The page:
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architecture Kirkjusandur apartments

Building Blocks

“Our city belongs to all of us. It’s so much more than a collection of buildings.” To architect Jórunn Ragnarsdóttir, a city is an organic entity, a collaboration between the architects who design its buildings and the inhabitants who populate them and traverse the streets between them. Jórunn is one of Iceland’s most respected architects

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Þóra Hjörleifsdóttir rithöfundur

A Difficult Read

Every New Year’s Eve for a decade, Þóra Hjörleifsdóttir made the resolution to write a book. It took a while, but in 2019, Magma was published – a harrowing story about how a young woman loses herself within the confines of an emotionally abusive relationship affected by the pornification of society. It was published in […]

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Þórólfur Guðnason

Doctor’s Orders

Over the past 18 months, Þórólfur Guðnason has gone from quasi-anonymous medicine man to bona fide historical figure. Along with Director of Health Alma Möller and Director of Civil Protection and Emergency Management Víðir Reynisson, Þórólfur forms the so-called “troika” – the face of the government’s response to COVID-19. He’s Iceland’s Anthony Fauci: the imperturbable voice of reason and restraint. It’s a complicated role predicated mainly on credibility, demanding a certain immaculateness when it comes to personal precautionary measures.

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State Of The Artist

THE PLUMBER For many years, the minimalist composer Philip Glass worked as a plumber. He did this not only before he started composing but also alongside his music work. Once, while installing a dishwasher in a SoHo loft, he glanced up to see the art critic of Time Magazine, Robert Hughes, looking down at him […]

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Seyðisfjörður

In Due Force

Autumn’s gauze curtain On Sunday, October 3, Hlöðver Hlöðversson stared into a camera in Northeast Iceland. He wore a cream-coloured cap, a grey jacket, and a stern expression. Behind him, there was mist and marshland – only that marshland would not have been an accurate description of the landscape a few days previous. “Is this […]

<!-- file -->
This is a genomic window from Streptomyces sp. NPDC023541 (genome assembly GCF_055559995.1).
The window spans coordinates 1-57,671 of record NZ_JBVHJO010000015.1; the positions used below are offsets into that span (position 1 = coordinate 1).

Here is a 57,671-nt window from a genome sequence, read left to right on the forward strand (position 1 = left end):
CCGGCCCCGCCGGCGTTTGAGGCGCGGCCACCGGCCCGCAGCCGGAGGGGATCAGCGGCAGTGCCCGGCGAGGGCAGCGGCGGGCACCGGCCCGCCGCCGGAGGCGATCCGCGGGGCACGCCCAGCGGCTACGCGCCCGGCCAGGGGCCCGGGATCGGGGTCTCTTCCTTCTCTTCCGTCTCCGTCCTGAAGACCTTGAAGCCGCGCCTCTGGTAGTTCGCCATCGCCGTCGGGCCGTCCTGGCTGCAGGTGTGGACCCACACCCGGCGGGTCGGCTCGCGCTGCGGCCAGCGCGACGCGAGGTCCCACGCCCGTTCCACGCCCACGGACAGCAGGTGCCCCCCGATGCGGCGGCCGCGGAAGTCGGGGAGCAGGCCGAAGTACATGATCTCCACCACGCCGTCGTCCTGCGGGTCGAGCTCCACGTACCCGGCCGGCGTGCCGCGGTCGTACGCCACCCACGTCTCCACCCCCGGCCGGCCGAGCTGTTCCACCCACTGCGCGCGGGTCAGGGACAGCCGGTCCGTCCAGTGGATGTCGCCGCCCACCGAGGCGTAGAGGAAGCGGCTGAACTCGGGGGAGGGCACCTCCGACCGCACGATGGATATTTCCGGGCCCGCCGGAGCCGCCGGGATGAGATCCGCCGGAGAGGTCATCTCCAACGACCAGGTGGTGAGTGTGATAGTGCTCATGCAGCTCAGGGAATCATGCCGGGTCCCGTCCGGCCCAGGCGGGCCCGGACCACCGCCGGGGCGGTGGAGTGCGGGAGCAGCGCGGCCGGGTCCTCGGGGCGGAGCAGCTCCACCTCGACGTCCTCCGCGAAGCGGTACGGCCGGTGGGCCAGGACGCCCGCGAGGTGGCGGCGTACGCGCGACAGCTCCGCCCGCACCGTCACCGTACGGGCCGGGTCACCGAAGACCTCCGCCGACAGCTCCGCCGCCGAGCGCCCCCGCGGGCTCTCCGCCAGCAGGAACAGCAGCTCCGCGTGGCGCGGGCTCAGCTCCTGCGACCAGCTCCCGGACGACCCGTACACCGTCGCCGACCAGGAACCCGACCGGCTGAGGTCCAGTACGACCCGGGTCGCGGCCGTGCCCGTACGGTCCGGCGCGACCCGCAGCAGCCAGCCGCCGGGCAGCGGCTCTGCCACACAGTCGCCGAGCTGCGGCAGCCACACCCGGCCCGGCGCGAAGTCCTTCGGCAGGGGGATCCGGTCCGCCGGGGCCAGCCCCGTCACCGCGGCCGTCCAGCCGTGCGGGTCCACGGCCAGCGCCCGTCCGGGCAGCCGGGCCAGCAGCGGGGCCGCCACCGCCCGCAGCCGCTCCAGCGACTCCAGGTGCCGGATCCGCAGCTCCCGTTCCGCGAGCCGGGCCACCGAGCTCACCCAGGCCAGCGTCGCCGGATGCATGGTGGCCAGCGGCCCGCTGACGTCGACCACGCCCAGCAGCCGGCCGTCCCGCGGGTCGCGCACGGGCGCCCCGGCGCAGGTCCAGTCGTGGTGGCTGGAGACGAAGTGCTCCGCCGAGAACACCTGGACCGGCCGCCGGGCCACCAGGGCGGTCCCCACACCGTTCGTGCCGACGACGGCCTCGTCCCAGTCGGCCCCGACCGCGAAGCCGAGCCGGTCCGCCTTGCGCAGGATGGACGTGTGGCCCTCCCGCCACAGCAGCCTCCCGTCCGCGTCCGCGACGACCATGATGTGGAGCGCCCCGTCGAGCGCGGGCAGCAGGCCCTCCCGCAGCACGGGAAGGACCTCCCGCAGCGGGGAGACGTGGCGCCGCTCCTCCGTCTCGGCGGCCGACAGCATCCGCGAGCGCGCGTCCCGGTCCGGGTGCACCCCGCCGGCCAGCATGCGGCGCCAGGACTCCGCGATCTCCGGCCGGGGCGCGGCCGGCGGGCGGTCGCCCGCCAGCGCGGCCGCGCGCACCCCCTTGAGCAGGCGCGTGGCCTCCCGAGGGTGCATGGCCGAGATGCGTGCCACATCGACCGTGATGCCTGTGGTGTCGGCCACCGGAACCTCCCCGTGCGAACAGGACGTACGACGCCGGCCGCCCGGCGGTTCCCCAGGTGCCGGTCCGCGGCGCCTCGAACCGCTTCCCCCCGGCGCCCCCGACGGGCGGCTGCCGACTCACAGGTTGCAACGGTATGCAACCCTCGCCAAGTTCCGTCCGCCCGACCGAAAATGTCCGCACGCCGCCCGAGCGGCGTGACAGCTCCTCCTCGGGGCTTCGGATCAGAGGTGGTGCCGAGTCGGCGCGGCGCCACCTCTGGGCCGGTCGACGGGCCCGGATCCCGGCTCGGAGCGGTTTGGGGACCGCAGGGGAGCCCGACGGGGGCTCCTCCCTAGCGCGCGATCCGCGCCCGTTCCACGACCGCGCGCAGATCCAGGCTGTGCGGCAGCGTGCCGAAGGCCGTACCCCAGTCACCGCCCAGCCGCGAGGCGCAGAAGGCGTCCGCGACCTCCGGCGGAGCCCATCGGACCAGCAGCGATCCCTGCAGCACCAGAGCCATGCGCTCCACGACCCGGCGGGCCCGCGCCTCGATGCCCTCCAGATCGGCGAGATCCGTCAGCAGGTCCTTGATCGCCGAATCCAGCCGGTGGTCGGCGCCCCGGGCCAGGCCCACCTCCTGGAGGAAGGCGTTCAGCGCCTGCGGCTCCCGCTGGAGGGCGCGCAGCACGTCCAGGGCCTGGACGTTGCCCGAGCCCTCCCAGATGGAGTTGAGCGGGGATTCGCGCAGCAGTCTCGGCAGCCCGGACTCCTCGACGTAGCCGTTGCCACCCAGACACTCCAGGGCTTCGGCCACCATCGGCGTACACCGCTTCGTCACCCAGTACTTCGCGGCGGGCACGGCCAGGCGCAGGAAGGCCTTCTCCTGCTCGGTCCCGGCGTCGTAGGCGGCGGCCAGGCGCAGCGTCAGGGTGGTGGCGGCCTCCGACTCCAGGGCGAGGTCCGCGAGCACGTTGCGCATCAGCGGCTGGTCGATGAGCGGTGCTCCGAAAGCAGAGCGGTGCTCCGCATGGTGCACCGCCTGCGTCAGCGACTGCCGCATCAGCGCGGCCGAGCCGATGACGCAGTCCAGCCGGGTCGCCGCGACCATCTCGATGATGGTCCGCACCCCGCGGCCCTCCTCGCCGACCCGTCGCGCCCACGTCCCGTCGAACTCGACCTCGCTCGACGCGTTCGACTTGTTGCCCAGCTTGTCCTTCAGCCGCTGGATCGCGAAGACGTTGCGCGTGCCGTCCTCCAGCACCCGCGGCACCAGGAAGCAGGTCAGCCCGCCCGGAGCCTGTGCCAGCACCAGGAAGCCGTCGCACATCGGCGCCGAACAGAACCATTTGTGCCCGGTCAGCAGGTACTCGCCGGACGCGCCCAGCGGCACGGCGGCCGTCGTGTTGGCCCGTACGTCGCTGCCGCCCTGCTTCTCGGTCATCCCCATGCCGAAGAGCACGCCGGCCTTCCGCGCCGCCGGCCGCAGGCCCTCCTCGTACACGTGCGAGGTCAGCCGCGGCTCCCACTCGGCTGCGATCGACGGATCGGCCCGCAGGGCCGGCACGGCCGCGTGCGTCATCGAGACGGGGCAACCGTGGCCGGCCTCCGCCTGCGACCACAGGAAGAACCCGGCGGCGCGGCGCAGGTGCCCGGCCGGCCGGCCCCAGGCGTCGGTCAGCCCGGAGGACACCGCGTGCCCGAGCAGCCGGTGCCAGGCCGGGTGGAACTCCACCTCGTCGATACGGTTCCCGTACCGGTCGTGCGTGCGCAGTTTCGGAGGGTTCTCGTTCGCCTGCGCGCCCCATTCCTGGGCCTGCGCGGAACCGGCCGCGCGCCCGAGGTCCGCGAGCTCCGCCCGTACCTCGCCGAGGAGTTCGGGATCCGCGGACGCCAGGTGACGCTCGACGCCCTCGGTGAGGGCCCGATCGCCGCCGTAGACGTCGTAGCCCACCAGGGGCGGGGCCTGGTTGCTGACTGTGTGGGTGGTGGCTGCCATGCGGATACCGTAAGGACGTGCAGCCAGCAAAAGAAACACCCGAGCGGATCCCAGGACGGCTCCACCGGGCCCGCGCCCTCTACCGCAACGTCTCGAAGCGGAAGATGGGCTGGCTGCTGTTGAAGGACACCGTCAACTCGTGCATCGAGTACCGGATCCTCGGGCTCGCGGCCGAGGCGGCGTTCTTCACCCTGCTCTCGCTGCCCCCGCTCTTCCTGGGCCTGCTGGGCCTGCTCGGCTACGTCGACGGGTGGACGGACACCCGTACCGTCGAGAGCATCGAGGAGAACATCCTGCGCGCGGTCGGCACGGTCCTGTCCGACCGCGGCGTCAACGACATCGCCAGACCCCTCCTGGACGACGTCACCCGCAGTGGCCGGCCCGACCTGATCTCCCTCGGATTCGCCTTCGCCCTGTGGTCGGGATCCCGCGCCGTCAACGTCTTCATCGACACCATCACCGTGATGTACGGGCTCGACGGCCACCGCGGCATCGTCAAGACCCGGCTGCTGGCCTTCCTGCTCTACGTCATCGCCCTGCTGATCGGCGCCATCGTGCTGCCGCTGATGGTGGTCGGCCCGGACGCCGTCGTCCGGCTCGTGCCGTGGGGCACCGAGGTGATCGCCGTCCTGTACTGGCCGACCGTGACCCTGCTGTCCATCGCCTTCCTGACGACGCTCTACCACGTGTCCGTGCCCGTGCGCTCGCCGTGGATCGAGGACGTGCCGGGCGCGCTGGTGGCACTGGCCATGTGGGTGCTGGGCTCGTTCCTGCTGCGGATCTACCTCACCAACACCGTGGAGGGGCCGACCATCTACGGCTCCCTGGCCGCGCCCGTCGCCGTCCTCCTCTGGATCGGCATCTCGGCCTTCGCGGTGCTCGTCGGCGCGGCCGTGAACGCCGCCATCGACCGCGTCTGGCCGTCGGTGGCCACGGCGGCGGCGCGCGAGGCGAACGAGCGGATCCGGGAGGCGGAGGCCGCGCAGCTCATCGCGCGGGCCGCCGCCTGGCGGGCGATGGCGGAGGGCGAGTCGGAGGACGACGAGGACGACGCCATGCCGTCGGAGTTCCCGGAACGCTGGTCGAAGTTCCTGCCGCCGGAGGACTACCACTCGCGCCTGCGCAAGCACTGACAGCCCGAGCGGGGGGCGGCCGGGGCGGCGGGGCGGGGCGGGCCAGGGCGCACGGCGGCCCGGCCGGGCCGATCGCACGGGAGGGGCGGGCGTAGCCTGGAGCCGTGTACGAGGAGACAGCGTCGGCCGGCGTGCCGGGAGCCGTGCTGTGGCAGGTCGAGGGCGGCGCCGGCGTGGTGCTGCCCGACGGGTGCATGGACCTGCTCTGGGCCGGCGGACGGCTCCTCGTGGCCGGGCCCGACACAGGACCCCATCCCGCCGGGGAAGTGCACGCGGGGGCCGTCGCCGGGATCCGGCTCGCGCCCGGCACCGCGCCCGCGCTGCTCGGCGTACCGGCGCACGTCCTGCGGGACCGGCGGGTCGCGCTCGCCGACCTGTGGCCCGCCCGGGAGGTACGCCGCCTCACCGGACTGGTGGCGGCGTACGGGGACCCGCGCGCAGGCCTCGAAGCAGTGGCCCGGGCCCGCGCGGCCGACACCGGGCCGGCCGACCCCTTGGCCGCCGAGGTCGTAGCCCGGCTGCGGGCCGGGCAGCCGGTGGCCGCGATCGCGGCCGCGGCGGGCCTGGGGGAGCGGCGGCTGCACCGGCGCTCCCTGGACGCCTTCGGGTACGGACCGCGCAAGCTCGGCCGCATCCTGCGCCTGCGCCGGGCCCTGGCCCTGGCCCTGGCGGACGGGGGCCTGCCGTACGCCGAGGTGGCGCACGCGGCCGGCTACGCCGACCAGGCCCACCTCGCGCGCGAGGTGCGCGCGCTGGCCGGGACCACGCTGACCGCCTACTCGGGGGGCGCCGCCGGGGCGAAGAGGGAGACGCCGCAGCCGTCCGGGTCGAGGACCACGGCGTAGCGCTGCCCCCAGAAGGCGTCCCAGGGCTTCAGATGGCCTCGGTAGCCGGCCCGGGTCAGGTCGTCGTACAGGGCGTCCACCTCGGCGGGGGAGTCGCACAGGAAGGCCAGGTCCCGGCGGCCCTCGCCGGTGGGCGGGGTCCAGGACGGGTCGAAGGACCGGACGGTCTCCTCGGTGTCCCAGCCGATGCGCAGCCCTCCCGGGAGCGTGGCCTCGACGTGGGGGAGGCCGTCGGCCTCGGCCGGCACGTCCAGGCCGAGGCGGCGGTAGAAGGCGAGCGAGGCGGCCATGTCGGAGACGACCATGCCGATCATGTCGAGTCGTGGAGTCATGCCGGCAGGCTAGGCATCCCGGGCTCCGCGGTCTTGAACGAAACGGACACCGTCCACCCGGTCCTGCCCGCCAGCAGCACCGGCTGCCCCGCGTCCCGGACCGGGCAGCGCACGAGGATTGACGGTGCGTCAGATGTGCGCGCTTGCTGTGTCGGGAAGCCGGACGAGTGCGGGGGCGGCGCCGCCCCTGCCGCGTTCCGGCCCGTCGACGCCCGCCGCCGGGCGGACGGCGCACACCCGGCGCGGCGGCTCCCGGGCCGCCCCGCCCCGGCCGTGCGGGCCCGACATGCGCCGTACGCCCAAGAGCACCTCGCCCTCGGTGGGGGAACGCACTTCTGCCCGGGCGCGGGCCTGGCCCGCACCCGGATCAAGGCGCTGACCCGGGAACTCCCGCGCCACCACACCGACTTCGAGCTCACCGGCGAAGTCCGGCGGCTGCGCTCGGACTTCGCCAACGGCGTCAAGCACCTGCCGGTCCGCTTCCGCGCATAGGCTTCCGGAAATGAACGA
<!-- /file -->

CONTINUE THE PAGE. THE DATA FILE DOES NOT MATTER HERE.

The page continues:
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Facing North

The Arctic Circle Assembly took place in Harpa last October. Dignitaries from all over the world attended the event, filling up the conference centre with important-looking people in suits, younger people in tighter-fitting suits handing them papers, and slightly-more-dishevelled people with backpacks poring over figures and data with a look of concern.

The doyen at the helm of this event, which even now, when a global pandemic is raging, brings more than 1,500 in-person participants from over 50 countries to Reykjavík, is Iceland’s former president for over two decades, Ólafur Ragnar Grímsson. The Assembly was cancelled in 2020, but this year, Ólafur Ragnar sent out invites for a party.

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Closer to the Stars

The Savage Mountain When John Snorri Sigurjónsson was 14 years old, he flipped open a magazine and fell in love with a mountain. “From that point onward,” he would later remark, “there was only one mountain in my eyes.” He may have been referring to an article from 1987, which ran under the heading “Suicide […]

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I Only Think About You In Long Sentences

You dumped me during a recession. You’d just lost your job at the ad agency. You said you needed to make a radical change in your life, you’d run aground, were stranded, it was over, and yet, you said, you wanted to part on good terms and before I could think whether I wanted to […]

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Building Bridges

Would you believe me if I told you that Icelandic is not a particularly unique language? Or that it’s not in immediate danger of dying out? What if I told you it’s not a “small” language at all? And what if I insisted that Icelandic is well on its way to conquering the digital world? […]

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Head in the Cloud

WHEN URBANISATION HAPPENED, IT DIDN’T DESTROY THE COUNTRYSIDE, IT’S STILL THERE BUT IT DOESN’T DICTATE OUR BEHAVIOURAL PATTERNS LIKE IT USED TO. NOW WE’RE ENTERING THE CLOUD BUT THE CITY WILL REMAIN. WE’LL GO TO CAFES AND GO TO WORK BUT THE FOUNDATIONAL RECOGNITION OF OUR EXISTENCE WILL NOT BE BASED ON THE STREET WE […]

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The Night Watch

During the summer solstice, construction workers pave new roads in the night. It’s late June. The skies are clear. The yellow vests are grimy. Above the banks of lake Þingvallavatn, a crew of men are laying asphalt – working on a stretch of road maybe a kilometre long. As the dump trucks come and go, […]

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Living Memory

Fifty kilometres [30mi] southwest of Rauðavatn lake, far beyond the din of the city, is a town that is not only a town, but also a memory of one – a memory that its townspeople endeavour to conserve, each in their own way, each according to their own design. Some come looking for context, others for narrative, and a few come looking only for peace.
They find it here, some of them. By the sea. Among the birds. In the quiet.

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